WASHINGTON — The Defense Department believes military children serve their country alongside their service member parents, DoD’s director of the Office of Family Policy/Children and Youth said.
When military children serve, they do so by making sacrifices when parents are deployed, through frequent moves, starting new schools and making new friends on a continuing basis, Barbara Thompson said in a recent interview with The Pentagon Channel for the Month of the Military Child that’s being celebrated this month.
“We feel it’s important for the nation to know that military children also serve their country,” Thompson said.
To honor military children for their sacrifices and service, DoD and the services have planned activities this month that range from installation-based fairs, parades, and literacy and art events, she said.
Military Kids Day, April 15, marks the third-annual “Purple Up!” day when adults wear purple to show support of children from all the services, Thompson said.
DOD has numerous year-round programs and awareness efforts to honor military children, and Thompson elaborated on some of those initiatives.
To help children build their resilience, DoD has coordinated programs with Sesame Street to help with ongoing change in military children’s lives, Thompson noted.
“Sesame [Street] has been an outstanding contributor to the well-being of military children,” she said, naming a series of DVDs that cover such topics for military children as divorce, grief, separation and deployment, resilience skills, and visible or invisible injuries.
Sesame Street also recently launched two new smartphone applications.
“One [app] covers relocation, and another is to help children learn self-regulation skills so they become more resilient,” Thompson said. “And everything is free.”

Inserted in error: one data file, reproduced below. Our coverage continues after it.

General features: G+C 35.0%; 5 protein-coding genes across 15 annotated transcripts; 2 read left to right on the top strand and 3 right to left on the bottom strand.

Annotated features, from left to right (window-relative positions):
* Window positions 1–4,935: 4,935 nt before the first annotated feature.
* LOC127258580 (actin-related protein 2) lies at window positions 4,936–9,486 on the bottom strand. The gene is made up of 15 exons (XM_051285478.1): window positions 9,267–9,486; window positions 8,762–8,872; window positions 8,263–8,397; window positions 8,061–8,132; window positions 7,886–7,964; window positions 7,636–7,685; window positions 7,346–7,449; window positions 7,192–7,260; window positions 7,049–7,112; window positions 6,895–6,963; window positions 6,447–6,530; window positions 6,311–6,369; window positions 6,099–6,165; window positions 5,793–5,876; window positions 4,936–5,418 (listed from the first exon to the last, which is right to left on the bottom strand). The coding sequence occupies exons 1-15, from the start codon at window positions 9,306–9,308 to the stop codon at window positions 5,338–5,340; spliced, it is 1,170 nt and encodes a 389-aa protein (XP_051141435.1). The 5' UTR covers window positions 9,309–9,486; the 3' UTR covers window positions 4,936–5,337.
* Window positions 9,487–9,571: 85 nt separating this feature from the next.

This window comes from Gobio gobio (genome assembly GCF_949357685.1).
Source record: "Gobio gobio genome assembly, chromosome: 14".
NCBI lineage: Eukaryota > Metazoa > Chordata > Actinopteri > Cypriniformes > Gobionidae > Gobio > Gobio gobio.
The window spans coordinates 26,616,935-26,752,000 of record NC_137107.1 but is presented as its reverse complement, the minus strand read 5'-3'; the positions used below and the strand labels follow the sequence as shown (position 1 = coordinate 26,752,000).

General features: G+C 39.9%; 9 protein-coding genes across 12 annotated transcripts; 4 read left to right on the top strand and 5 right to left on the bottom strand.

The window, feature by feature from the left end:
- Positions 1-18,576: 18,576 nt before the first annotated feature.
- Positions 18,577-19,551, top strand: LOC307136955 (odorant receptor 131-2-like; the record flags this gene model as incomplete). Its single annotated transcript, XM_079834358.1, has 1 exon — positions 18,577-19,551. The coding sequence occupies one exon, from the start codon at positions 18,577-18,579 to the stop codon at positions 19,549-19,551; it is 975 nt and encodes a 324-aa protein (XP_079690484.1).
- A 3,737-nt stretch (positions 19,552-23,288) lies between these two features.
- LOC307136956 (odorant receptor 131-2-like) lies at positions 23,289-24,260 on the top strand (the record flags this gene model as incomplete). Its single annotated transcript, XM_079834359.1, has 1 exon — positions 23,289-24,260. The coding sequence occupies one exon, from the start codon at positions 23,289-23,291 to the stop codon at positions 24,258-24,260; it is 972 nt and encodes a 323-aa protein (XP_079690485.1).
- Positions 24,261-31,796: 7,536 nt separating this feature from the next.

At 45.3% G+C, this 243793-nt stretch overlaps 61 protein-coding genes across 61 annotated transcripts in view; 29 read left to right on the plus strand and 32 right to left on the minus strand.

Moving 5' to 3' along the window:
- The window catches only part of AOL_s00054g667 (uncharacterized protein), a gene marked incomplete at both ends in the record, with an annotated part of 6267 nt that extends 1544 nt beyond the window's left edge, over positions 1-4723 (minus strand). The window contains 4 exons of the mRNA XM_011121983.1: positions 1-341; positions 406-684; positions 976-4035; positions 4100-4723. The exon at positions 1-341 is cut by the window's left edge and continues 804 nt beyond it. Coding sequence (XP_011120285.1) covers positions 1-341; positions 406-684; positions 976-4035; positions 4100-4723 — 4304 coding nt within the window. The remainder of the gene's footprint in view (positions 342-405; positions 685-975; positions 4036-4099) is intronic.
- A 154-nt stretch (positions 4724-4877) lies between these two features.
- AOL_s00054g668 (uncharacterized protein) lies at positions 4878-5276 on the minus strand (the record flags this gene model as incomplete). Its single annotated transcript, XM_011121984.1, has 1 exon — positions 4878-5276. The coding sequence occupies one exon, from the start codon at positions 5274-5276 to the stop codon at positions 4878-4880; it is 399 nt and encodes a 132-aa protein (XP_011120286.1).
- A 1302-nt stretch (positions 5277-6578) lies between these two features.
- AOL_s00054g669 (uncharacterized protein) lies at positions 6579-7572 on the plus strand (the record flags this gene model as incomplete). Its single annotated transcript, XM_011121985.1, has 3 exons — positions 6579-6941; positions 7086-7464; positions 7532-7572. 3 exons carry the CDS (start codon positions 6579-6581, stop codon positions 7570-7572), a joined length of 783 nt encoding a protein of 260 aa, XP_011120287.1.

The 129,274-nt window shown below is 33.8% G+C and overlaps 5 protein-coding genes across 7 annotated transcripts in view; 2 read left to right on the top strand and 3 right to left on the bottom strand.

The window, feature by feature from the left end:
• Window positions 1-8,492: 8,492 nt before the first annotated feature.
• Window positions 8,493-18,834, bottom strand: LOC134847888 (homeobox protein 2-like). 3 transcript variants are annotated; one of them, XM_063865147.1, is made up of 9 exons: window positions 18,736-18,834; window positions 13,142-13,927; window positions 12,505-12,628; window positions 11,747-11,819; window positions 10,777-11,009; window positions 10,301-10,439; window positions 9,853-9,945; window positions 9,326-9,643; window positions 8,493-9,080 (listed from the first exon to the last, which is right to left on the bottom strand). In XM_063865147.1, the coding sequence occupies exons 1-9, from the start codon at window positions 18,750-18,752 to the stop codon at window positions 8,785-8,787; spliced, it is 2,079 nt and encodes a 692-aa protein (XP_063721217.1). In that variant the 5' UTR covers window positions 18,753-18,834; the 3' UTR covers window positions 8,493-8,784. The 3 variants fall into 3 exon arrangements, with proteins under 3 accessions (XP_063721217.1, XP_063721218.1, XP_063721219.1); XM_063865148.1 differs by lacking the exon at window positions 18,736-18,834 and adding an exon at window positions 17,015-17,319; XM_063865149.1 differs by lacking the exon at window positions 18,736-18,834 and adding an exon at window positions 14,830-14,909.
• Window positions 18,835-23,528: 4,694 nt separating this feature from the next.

Thompson emphasized that April also is Child Abuse Prevention Month and said awareness in this arena is important to DoD.
“Child Abuse Prevention Month is particularly important because it’s a social responsibility for all of us to make sure children are safe and their well-being is protected,” she said. “Everybody has a responsibility.”
Giving parents the tools to make them strong supporters of their children and to keep them safe from predators and from violence within the family is crucial, she added.
“Parenting is tough, regardless of the situation and the age of the child. They each bring their nuances to the table, whether it’s children at [age] 2 who say ‘no,’ or a teenager who’s sometimes a little defiant,” she said.
DoD offers parenting skill resources, Thompson noted, such as the newly launched Parenting Course. The course, she explained, examines parenting from the context of the military lifestyle, which revolves around deployments and parental separations from their children at different stages of their development.
And an installation-based initiative, the new Parent Support Program, involves home visitation for new parents of children up to age 3, “to help parents reach their full potential working with and being responsible for their children,” Thompson said. The Marine Corps’ program supports parents with children up to age 5, she added.
“The New Parent Support Program is a part of the Family Advocacy Program, which has a prevention piece that offers courses and opportunities for support groups. We want to make sure we address the stressors in Families’ lives before they escalate,” Thompson said.
“Sometimes [certain] things really push our buttons,” she added. “So we need to have the tools, to know how to cope with those kinds of stressors and how we react to them.”